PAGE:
The decisions and behaviors of an organization must be grounded in purpose.

John Mackey (CEO of Whole Foods and author of Conscious Leadership) heralds purpose-rich business environments, noting that strong values provide “clarity of direction in decision-making.” In a world whose pace is ever-quickening, Mackey acknowledges that it is easy to be swayed by quarterly profits. Good leaders, he says, recognize that “purpose and pragmatism must thrive under the same roof.”

A leader who has done the work of identifying and sharing his purpose with his team will be ahead of the game in most scenarios. Clarity of purpose is especially handy in regard to accountability and behavior change. To understand why, leaders might consider the “thoughtful partier” allegory:

It’s getting late at a party where everyone is drinking and having a great time. If a well-intended voice abruptly shuts off the music to scold the group, what will happen? Many will hiss, boo, grab a drink and go on dancing. Brian from accounting might end up with a lampshade on his head. The guidance, however well-intended, will be ineffective.

However, if a leader follows the 3 keys to infuse their management with purpose, they will stand a better chance of convincing the crew to call cabs.

3 Keys to Integrating Purpose

The 3 keys to infusing purpose into operations are Identify, Clarify, and Remind.

An organization’s purpose, values, and expected behaviors should be identified as early as possible. Purpose should serve as an anchor concept: strong and clear to all, never allowing operations to drift very far. Team members should be reminded of shared purpose early and often.

Management by re-connecting one to an organization’s shared purpose can be wildly effective. The allegorical “partier” might only need to be reminded of an important meeting the next day for their behavior and decisions to snap back into place. A deeply entrenched purpose decreases the need for micromanagement. In this case, a leader can provide helpful reminders of purpose instead of shutting down the party with a heavy hand.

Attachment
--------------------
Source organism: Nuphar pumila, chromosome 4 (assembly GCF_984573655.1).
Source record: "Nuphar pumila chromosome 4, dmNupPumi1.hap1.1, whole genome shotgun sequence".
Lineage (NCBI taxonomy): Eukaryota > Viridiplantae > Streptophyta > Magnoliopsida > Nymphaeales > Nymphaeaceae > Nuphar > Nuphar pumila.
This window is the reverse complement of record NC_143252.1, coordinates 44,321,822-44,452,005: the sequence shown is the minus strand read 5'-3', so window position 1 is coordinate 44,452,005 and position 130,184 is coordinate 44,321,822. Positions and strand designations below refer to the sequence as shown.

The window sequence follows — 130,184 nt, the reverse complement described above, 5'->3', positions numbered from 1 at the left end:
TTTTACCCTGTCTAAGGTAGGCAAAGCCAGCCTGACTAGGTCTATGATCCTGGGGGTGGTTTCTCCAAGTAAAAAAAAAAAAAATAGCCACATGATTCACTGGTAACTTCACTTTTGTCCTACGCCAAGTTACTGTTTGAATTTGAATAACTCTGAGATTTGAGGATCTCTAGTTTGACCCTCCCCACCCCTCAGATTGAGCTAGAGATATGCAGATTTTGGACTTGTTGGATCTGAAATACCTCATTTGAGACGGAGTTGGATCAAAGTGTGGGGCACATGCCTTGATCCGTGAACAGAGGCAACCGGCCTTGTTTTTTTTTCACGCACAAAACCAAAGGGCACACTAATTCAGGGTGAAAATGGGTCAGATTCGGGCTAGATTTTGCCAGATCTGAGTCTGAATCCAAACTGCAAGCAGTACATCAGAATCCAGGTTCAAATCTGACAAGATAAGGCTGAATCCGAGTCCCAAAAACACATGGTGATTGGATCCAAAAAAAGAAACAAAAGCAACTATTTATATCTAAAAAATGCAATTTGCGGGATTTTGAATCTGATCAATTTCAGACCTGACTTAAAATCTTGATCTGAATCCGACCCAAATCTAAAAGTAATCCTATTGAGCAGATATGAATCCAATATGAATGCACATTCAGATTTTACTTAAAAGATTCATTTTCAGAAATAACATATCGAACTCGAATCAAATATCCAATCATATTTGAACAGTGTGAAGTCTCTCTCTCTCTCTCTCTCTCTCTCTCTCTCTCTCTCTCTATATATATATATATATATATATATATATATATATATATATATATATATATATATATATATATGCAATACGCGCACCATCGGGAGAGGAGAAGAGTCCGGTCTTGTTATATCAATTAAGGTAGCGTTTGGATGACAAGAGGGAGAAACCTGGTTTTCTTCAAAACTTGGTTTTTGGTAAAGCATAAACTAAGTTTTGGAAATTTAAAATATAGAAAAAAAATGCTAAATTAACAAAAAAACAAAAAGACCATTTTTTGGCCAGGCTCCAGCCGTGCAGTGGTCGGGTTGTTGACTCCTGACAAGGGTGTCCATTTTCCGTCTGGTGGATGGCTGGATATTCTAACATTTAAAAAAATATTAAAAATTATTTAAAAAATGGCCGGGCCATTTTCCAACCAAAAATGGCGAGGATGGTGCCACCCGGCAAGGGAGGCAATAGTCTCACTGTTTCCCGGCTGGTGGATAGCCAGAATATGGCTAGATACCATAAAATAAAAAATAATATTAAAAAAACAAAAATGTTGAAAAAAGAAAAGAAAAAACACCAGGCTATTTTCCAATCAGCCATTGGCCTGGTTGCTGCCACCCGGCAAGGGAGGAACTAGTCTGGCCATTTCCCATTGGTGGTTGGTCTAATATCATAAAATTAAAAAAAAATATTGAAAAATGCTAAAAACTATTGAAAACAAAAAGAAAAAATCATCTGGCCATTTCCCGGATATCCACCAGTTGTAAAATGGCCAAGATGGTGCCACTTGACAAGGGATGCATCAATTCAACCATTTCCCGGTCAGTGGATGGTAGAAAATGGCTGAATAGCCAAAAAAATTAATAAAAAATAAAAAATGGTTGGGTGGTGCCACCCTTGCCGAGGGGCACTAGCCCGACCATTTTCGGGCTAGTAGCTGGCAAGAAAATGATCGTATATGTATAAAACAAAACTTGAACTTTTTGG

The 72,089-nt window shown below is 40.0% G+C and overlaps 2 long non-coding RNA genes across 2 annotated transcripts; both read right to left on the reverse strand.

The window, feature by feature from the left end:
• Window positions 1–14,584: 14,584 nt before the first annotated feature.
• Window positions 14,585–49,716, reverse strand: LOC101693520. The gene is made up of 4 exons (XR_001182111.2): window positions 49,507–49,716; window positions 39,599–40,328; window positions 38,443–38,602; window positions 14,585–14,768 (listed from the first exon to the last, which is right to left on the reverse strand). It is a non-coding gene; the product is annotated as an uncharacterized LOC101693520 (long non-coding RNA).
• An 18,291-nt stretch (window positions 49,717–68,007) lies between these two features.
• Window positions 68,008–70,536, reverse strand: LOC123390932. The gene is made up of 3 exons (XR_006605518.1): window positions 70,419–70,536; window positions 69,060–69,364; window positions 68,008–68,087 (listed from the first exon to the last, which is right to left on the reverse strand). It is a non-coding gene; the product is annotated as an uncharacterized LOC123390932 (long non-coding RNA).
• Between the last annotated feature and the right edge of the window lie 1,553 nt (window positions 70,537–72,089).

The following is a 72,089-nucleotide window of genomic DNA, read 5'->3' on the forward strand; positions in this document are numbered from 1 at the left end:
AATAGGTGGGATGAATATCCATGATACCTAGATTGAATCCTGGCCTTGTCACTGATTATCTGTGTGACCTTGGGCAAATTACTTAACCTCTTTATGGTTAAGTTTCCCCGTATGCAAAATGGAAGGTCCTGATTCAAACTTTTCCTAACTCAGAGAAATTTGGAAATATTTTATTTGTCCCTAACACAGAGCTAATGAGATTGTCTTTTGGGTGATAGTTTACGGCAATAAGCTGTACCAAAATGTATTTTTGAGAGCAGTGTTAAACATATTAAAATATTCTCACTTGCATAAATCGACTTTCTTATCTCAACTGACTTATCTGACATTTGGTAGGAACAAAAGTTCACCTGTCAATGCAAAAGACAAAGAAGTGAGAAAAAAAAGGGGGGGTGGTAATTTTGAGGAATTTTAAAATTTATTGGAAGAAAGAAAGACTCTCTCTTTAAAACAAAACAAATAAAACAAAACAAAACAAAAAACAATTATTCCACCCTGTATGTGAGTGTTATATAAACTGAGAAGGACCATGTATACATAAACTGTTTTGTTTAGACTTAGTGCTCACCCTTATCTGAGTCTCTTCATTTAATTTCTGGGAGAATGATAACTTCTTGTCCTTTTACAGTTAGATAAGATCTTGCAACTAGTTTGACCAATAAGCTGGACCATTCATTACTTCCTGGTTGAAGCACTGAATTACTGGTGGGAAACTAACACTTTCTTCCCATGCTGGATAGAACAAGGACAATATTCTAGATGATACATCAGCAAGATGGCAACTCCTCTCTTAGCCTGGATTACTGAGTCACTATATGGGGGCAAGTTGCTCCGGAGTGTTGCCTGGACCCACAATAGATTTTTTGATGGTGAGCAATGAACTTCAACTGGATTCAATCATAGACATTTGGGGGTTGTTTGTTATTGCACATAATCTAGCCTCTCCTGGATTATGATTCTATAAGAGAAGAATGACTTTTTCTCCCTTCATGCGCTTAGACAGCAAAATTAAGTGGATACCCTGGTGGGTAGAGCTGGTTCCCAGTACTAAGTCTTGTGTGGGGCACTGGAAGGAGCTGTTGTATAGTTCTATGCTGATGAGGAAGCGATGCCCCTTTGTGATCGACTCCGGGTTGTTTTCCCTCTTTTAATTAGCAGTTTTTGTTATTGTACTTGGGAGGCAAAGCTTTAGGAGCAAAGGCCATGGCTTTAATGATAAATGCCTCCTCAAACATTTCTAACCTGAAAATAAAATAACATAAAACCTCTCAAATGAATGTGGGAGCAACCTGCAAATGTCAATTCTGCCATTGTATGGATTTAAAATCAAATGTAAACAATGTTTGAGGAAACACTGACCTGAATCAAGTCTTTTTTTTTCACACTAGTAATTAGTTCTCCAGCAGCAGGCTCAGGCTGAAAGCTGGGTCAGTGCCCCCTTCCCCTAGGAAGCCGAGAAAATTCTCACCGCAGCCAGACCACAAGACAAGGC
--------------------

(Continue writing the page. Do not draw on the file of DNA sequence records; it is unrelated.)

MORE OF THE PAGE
For high level leaders and high-quality teams, this is an obvious component of successful culture. Often, it happens organically. More often, it is a deliberate process. Most often, it is a combination of organic and intentional growth.

The Only Way?

Purpose is a more potent fuel than the prospect of punishment, right?

Not so fast. If speed is important, then direct management (which can include situationally-appropriate repercussions) is often effective.

For example, a parent watching their child scale a fence at the zoo to pet the resting lions should be stopped immediately and with whatever intensity is needed. Only later should their purpose (safety, health, keeping all their limbs) be explicated and aligned with behaviors that do or do not map on to those outcomes. Ideally, the parent would have addressed this beforehand. But unforeseen challenges are an expectation in parenting and in business.

Businesses, team, and organizations of all kinds regularly find themselves in these positions. They wish they could access Mackey’s “clarity of direction” when they find themselves in the thick of things, but that’s not always the case. And when it comes to behavior management, sometimes fast is best.

It could be the hunger of a lion, or the hunger of a sales rep.

If the sales rep is low on energy, a Snickers will do the job much faster than a healthier option. The most efficient low-energy remedy might be a cheap, fast, and delicious option. But if the purpose of lifelong health has been established, then the Snickers is contradictory.

Here’s where being a leader gets really tricky. Every now and then, a healthy person eats a Snickers.

Although a parent might not want to yell, they might have to in order to protect their child from harm. An employee aiming at lifelong health might need a Snickers bar to avoid low blood sugar and the resulting cascade of bad decisions.

The behavior is a decision; for a decision to be thoughtful, the goal must be clear. Alignment of the two can be a challenge, especially considering the evolving and complicated nature of the human condition. Suffice to say that whatever the decision may be, the decision-maker must answer a simple question: does my behavior match my goal?

Start with Purpose

What are we all doing here? We’re a team, but what are we aiming for? Other than a paycheck, why am I sacrificing my time for this company?

“We sell cars” is not a purpose, it’s a task. Leaders, solve that problem. Get clear on your company’s purpose, and connect it with the purpose of your people. Not sure what their professional purpose might be? Ask.

The leader must toggle between immediate behavior change (which can seem tough and even harsh) and long-term cultural wellness. They will shut down the party when necessary, but gently remind the party-goers of their shared purpose, where possible.

Identify your purpose, clarify it regularly, and find exciting ways to remind your people of why you’re working together. A leader’s job is never easy. That’s what we signed up for.

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